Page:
Friday, July 1, 2016


    Jakarta, July 1, 2016 (Antara)- Indonesia usually experiences dry season in July, but this year, due to weather anomalies, high-intensity rains have lashed several regions, triggering floods and landslides.
        The weather anomalies, unfortunately, are occurring at a time when millions of people are travelling from cities to their hometowns as part of the annual exodus to celebrate the post-fasting Lebaran Islamic holiday, or Eid al-Fitr, with their families.
        The National Disaster Mitigation Agency (BNPB) has forecast torrential rains that could cause floods, whirlwinds, and landslides during the current holiday season.    
   Therefore, the agency has urged Lebaran travelers to exercise caution while traveling during the rains.
        This year, the number of homebound travelers for Lebaran is expected to reach 17,698,484, up from 17,404,575 in 2015.
        President Joko Widodo has instructed concerned ministries and institutions to make better preparations for a smooth and safe exodus, which is locally known as "mudik."

   "In accordance with the president's directives, focus has been laid on two areas. The first priority is eliminating gridlocks during homecoming and return trips. This is a tough job," Transportation Minister Ignasius Jonan stated while leading a roll call ahead of the Lebaran operations at his office recently.

        President Widodo has also called for increasing the safety of travelers during the travel to and from their native places.
        "During the period between a week before and after Lebaran last year, more than 700 people died in road accidents. It is a tough job (ensuring safety)," Jonan affirmed. 
   In fact, the number of casualties arising from traffic accidents during the "mudik" period is higher than those killed by natural disasters during the course of the year.
           "A total of 714 persons were killed in traffic accidents during Lebaran 2014, and 657 in 2015," Sutopo Purwo Nugroho, spokesman of the National Disaster Mitigation Agency (BNPB) said.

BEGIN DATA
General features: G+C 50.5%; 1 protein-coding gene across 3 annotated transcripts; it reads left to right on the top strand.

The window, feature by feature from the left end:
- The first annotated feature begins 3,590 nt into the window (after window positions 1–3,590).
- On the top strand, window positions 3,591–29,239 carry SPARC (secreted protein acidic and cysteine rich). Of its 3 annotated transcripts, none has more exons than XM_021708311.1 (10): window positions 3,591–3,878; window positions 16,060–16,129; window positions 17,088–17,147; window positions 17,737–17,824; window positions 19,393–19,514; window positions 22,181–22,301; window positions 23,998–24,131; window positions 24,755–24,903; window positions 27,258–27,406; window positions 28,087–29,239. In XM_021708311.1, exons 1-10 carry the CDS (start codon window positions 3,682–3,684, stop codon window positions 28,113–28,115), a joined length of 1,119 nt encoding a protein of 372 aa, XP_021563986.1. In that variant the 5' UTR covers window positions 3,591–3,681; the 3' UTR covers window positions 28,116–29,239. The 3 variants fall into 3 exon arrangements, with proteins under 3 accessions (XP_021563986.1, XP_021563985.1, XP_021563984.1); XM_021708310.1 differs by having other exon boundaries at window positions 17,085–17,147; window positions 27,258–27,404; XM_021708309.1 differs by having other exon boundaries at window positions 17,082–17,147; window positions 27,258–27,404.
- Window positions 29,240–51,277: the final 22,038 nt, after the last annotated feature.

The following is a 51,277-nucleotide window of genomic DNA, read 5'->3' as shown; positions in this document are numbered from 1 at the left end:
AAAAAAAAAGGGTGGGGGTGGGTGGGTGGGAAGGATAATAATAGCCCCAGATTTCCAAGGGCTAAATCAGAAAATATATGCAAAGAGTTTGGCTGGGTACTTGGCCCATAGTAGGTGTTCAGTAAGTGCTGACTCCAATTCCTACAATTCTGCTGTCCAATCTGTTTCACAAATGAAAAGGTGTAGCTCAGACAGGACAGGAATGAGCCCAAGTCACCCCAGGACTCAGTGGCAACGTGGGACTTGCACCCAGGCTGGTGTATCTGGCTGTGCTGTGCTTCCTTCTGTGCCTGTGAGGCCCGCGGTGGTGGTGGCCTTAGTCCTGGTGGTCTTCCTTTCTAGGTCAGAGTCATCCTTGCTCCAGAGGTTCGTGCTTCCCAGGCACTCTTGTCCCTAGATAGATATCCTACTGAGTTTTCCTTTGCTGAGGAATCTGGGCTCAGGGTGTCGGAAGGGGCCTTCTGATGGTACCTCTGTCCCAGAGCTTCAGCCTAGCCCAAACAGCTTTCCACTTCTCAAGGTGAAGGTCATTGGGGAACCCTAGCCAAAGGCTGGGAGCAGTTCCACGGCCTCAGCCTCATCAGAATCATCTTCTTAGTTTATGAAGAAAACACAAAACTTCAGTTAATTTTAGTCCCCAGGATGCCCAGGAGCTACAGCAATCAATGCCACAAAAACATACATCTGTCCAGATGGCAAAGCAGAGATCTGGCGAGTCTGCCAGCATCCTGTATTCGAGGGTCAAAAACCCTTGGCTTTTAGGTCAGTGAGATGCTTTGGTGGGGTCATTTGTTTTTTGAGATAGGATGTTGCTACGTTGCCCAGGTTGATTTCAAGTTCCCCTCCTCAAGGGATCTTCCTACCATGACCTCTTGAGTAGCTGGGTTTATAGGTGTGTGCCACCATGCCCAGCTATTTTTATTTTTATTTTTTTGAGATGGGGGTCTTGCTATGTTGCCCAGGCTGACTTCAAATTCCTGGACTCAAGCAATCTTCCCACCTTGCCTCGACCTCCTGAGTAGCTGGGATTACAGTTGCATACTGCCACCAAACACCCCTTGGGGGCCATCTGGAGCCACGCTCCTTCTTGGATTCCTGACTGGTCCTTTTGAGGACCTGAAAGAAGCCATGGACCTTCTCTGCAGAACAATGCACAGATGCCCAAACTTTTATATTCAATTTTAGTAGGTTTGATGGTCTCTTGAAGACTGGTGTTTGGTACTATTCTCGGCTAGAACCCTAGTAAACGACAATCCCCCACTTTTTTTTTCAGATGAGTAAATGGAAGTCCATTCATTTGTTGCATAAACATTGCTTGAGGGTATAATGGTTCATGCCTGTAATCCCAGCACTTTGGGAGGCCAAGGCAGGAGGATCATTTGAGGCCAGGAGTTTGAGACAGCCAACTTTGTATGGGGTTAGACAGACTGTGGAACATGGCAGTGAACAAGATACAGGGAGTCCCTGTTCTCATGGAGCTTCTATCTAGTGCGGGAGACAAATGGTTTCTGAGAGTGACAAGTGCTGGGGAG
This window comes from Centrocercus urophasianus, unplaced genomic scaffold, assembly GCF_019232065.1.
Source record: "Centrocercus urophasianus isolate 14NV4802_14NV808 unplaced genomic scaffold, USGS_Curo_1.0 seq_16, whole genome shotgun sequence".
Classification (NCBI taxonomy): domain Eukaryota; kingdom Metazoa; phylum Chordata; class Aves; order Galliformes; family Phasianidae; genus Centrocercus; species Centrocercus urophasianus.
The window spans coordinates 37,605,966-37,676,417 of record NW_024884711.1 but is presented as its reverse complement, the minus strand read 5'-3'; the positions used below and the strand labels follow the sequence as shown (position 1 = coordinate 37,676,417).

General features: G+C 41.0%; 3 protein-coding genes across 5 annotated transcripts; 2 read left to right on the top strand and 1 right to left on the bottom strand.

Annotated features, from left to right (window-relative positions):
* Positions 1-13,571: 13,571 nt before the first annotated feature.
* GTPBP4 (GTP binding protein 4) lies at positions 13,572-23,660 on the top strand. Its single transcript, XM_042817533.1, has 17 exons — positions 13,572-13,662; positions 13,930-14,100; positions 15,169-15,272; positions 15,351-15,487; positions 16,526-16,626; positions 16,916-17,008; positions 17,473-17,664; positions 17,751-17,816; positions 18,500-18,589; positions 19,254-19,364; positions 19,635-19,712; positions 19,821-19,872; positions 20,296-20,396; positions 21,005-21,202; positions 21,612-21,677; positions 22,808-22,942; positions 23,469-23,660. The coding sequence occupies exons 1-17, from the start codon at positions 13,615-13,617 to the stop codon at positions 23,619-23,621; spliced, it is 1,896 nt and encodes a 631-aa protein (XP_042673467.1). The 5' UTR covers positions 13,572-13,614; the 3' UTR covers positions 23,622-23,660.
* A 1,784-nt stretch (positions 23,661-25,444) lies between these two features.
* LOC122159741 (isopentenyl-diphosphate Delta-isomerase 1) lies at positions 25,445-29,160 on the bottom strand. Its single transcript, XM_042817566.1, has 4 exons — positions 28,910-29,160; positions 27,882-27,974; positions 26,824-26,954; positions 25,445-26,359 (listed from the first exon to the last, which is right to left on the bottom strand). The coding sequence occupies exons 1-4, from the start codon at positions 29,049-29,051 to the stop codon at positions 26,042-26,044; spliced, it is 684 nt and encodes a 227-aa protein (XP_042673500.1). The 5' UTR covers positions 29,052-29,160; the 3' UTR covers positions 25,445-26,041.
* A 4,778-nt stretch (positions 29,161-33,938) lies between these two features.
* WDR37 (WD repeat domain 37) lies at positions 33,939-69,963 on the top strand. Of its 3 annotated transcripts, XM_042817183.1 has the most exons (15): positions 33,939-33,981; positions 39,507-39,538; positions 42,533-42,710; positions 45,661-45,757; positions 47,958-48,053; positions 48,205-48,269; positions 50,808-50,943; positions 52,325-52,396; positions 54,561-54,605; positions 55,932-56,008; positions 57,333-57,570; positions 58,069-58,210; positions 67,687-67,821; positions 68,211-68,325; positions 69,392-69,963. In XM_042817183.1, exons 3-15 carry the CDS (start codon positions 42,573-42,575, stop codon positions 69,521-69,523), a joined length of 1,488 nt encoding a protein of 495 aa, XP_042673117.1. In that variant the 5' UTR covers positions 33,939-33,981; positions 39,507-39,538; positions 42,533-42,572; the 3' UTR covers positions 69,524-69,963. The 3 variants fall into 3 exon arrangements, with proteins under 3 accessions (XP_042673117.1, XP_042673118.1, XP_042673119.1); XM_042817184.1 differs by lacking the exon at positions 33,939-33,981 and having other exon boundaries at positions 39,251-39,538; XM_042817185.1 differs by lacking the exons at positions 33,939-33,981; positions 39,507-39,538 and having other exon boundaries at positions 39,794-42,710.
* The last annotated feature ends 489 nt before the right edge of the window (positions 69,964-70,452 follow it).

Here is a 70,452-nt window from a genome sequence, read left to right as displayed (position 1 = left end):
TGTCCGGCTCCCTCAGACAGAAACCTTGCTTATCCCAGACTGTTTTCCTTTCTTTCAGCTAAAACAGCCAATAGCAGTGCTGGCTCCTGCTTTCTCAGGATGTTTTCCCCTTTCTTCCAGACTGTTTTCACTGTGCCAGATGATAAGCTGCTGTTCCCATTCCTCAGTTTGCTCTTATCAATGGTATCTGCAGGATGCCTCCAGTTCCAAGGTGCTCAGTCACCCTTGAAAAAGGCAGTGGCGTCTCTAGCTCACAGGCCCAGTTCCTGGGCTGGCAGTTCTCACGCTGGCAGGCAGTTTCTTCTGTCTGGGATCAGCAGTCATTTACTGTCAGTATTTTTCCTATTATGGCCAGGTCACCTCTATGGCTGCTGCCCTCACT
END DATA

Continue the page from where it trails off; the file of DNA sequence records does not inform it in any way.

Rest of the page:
The number of casualties arising from natural disasters in 2014 was 622 and 276 in 2015, he added.
            Most of the accidents involved motorcycles, he noted, adding that there had been no accidents involving railway, planes, or ships over the past two Lebaran holiday seasons.
           From 2011 to 2015, a total of 3,631 were killed, 6,759 seriously injured and 20,569 others slightly wounded in traffic accidents during the Lebaran exodus.
         This year, Lebaran falls on July 6, and he urged the public to stay vigilant against natural disasters, such as floods, landslides and whirlwinds resulting from weather anomalies.
         "Rains with light, moderate or high intensity are forecast in many parts of the country during the Lebaran exodus period. Earthquake and tsunami can be predicted precisely, but they could happen any time," he stated.
         Floods are likely to occur in every part of Java Island, particularly in the northern coastal region of Java (Pantura), northern West Java, northern and southern Central Java, and some areas of East Java.
         Among landslide-prone areas are Bogor, Sukabumi, Cianjur, Majalengka, Bandung for West Java; Banjarnegara, Purbalingga, Wonosobo, Purworejo, Purwokerto, and Karanganyar for Central Java; Trenggalek, Ponorogo, Pacitan, and Malang for East Java.
           "Based on our prediction, moderate to high precipitations will occur in July over Sumatra, Java, Sulawesi, Maluku and Papua," Sutop Purwo Nugroho, spokesman of the agency, said here, Thursday.
         High precipitation could cause flooding and landslides on several routes of the Lebaran home-bound exodus locally called as "Mudik."
    Heavy rainfall is forecast for July 5 in Mentawai, Bengkulu, Maluku and Banda Sea; light to moderate rains are expected in Bali, parts of Kalimantan, and Papua. Moderate to high rainfall is expected in Central Java.
          Landslides are likely to threaten not only travelers who are still on the road, but also those who have already arrived in their hometowns to celebrate Lebaran with their relatives.
         In the meantime, the Health Ministry has set up 3,100 health posts to offer medical checkups to travelers.
        "We have set up 3,100 medical posts at several locations on the homecoming routes from northern Java to Makassar," Health Minister Nila F. Moeloek stated on June 30.
         The minister noted that the Public Health Center and regional hospitals in all provinces are also ready to provide medical services.
         According to Moeloek, the ministry has reviewed the readiness of all medical posts that will serve round the clock.
        The minister also appealed to all drivers during the homecoming event to take breaks every four hours.
        "We will check their blood pressure and blood alcohol levels and conduct tests to determine the presence of other drugs that lead to drowsiness. We remind all drivers to take rest when they get tired. We are offering free health facilities," she remarked.     ***4***

(T.F001/A/BESSR/F. Assegaf) 01-07-2016 17:00:25

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